To Make Way for Future Bomber, AF Plans to Retire B-1, B-2 in 2030s


The Air Force will begin retiring its B-2 Spirit and B-1B Lancer bombers in the 2030s as it builds up its new B-21 Long Range Strike Bomber fleet.

The service will also pump more money into the B-52 Stratofortress platform, according to a service announcement Monday.

The new “Bomber Vector” strategy comes with the service’s fiscal 2019 budget rollout to allocate more resources for the nuclear-capable B-52.

The Air Force is pushing for a major engine overhaul for the BUFF, or “Big Ugly Fat Fellow,” as it intends to keep the long-range B-52 flying into the 2050s. Reported by Military news

“As part of our decisions presented in the FY19 President’s Budget, the Air Force will update the B-52 bomber fleet and fund development of replacement engines,” said Secretary of the Air Force Heather Wilson. “We will also continue necessary B-1 and B-2 modifications to keep them relevant until the B-21s come on line.”

Once sufficient B-21 aircraft are operational, the B-1s and B-2s will be incrementally retired, the service said in the release.

“Delivery and retirement timelines are dependent on the B-21 production and delivery schedules,” the statement said.

“If the force structure we have proposed is supported by the Congress, bases that have bombers now will have bombers in the future,” Wilson added. “They will be B-52s and B-21s.”

The nonnuclear B-1s will stick around until 2036 and the B-2 until at least 2032, according to a draft report of the Vector roadmap, first obtained by Air Force Magazine.

That’s enough time to bring in new pilots, train them and have them fly each bomber for at least 15 years.

The B-1 retirement has been expected for some time. B-1 operators recently told they are keeping in mind how their mission may shift in preparation for the B-21 Raider — the Pentagon’s latest classified, multi-billion-dollar program in development by Northrop Grumman Corp.

“We try to posture ourselves as best we can so that if the [B-21 Raider] does come here — leaders, our senior leaders make that decision to bring it here — that we’re ready,” said Col. Brandon Parker, 7th Bomb Wing commander, during a roundtable discussion Dec. 18 at Dyess Air Force Base, Texas.

“But until it comes, we’re going to fly these B-1s … full speed ahead. We’re an afterburner, and we’re going to go at full speed ahead as best we can,” he said.

The B-2, the Pentagon’s most advanced stealth bomber, will continue to degrade in technology compared to the B-21, which will have both nuclear and non-nuclear roles.

Conventionally, the B-21 can go after multiple targets but can carry out only one nuke drop at a time. The first B-21s are expected to reach initial operating capability in the mid-2020s.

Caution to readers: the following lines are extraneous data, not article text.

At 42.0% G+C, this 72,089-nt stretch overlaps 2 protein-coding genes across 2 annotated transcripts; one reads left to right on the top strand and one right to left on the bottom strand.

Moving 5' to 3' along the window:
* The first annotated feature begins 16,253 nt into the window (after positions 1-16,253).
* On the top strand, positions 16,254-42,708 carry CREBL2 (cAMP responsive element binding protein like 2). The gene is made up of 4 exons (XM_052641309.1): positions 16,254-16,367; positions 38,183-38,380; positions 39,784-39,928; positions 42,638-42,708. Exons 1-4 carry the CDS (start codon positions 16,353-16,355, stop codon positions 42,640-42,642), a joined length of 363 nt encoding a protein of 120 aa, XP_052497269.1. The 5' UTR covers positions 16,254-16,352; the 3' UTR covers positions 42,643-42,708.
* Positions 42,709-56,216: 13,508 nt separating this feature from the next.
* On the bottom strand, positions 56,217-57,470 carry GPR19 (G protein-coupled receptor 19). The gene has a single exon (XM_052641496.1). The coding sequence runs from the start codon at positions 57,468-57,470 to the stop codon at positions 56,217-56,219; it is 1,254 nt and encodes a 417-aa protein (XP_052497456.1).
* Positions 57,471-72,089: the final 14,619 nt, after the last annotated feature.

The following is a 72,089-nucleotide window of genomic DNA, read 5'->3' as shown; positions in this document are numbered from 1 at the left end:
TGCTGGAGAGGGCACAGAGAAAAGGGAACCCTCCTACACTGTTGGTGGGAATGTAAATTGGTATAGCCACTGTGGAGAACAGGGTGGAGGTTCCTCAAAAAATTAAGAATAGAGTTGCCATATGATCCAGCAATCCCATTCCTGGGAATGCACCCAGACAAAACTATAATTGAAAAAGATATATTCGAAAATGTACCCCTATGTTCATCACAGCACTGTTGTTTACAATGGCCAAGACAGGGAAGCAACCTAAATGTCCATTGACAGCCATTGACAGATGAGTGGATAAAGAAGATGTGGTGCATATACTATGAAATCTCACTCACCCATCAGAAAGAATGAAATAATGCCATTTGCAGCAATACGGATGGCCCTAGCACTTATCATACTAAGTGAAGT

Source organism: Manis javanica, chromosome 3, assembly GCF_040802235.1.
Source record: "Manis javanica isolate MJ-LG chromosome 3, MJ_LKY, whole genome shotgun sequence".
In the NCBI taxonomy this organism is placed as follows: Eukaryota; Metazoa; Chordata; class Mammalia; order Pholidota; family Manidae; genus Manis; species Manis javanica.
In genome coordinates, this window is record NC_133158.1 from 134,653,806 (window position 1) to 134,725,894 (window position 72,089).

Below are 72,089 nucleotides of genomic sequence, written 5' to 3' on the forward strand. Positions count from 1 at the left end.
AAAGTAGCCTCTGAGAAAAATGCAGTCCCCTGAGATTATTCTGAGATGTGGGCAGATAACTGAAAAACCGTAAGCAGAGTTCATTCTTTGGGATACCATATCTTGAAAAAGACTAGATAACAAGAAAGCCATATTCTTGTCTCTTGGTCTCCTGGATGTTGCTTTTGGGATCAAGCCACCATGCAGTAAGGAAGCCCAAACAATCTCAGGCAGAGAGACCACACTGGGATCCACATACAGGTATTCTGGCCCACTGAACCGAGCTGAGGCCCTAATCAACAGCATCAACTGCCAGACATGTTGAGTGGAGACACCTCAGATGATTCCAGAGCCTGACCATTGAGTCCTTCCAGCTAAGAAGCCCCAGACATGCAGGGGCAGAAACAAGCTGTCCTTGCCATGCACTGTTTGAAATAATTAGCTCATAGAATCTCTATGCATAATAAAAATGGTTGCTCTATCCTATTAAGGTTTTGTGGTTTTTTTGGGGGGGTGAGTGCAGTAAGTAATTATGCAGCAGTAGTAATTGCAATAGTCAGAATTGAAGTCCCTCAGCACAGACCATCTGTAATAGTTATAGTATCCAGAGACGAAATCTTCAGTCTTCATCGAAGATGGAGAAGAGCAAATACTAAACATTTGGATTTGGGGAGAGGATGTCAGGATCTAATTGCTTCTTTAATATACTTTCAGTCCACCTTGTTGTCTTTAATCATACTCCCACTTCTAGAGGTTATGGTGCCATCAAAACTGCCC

What’s most telling about the latest plan is how much the Air Force is willing to invest in the Cold War-era Stratofortress.

According to fiscal 2019 budget documents, the service is requesting $280 million for B-52H upgrades, a $168 million increase from the previous year. That includes money to “modernize our bomber fleet to include the development of the B-52H replacement engines,” according to the documents.

Compared to its bomber cousins, the B-52’s longevity, endurance, and payload will continue to expand, argued Joe Biles, a B-52 weapons officer and instructor weapons system officer in the Air Force Reserve.

“The B-1 community (I don’t blame them) frequently cites the statistic that they can carry (75K vs 70K [pounds] of weapons) a larger payload than the B-52,” Biles Tweeted on Sunday. “In reality, those are theoretical payloads. The actual loadout that gets closest to using that capacity on either jet is a full load of AGM-86B ALCM on the B-52, weighing in at 62,660 lbs.”

The B-52 is losing the Air Launched Cruise Missile or ALCM. The Long Range Standoff Weapon program, known as LROS, will replace the AGM-86BALCM, developed in the early 1980s.

The Pentagon awarded Lockheed Martin Corp. and Raytheon Co. contracts to begin preliminary work on LRSO in August.

Biles went on to say that while the B-1 can carry more GBU-31 Joint Direct Attack Munitions and Joint Air-to-Surface Standoff Missiles, or JASSMs, it lacks in JDAM variants because of spacing issues in its weapons bay.

By comparison, with its new conventional rotary launcher, the B-52 has the ability to launch 24 precision-guided bombs — a new record the aircraft recently set in Afghanistan.

The service wants to procure 100 of the Raiders, named after the Doolittle Raiders.

The Air Force currently has 62 B-1B Lancers, 20 B-2 Spirits, and 76 B-52 Stratofortresses, totaling 158 bombers, according to its inventory.

It intends to have 61 B-1s by fiscal 2019, the documents show.

See full post at Military News


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